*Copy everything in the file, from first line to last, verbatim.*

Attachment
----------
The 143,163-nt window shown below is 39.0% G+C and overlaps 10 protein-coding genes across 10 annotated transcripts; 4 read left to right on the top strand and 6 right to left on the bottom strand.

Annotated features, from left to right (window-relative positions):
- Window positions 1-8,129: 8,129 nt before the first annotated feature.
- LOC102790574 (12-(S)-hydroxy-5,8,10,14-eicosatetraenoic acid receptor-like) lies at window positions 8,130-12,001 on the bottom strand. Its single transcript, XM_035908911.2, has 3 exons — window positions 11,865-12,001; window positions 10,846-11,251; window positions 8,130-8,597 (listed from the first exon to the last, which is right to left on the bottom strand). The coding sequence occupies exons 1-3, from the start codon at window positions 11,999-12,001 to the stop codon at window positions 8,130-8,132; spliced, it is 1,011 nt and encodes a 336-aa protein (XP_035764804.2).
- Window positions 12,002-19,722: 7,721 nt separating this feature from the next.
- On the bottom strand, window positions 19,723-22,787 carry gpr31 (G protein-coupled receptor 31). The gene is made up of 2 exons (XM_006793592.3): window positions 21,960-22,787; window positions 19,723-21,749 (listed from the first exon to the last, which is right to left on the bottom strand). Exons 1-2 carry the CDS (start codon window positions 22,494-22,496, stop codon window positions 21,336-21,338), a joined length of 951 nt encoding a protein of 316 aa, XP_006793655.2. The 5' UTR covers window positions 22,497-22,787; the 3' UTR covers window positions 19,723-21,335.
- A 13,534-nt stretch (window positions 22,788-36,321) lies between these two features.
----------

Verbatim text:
The 143,163-nt window shown below is 39.0% G+C and overlaps 10 protein-coding genes across 10 annotated transcripts; 4 read left to right on the top strand and 6 right to left on the bottom strand.

Annotated features, from left to right (window-relative positions):
- Window positions 1-8,129: 8,129 nt before the first annotated feature.
- LOC102790574 (12-(S)-hydroxy-5,8,10,14-eicosatetraenoic acid receptor-like) lies at window positions 8,130-12,001 on the bottom strand. Its single transcript, XM_035908911.2, has 3 exons — window positions 11,865-12,001; window positions 10,846-11,251; window positions 8,130-8,597 (listed from the first exon to the last, which is right to left on the bottom strand). The coding sequence occupies exons 1-3, from the start codon at window positions 11,999-12,001 to the stop codon at window positions 8,130-8,132; spliced, it is 1,011 nt and encodes a 336-aa protein (XP_035764804.2).
- Window positions 12,002-19,722: 7,721 nt separating this feature from the next.
- On the bottom strand, window positions 19,723-22,787 carry gpr31 (G protein-coupled receptor 31). The gene is made up of 2 exons (XM_006793592.3): window positions 21,960-22,787; window positions 19,723-21,749 (listed from the first exon to the last, which is right to left on the bottom strand). Exons 1-2 carry the CDS (start codon window positions 22,494-22,496, stop codon window positions 21,336-21,338), a joined length of 951 nt encoding a protein of 316 aa, XP_006793655.2. The 5' UTR covers window positions 22,497-22,787; the 3' UTR covers window positions 19,723-21,335.
- A 13,534-nt stretch (window positions 22,788-36,321) lies between these two features.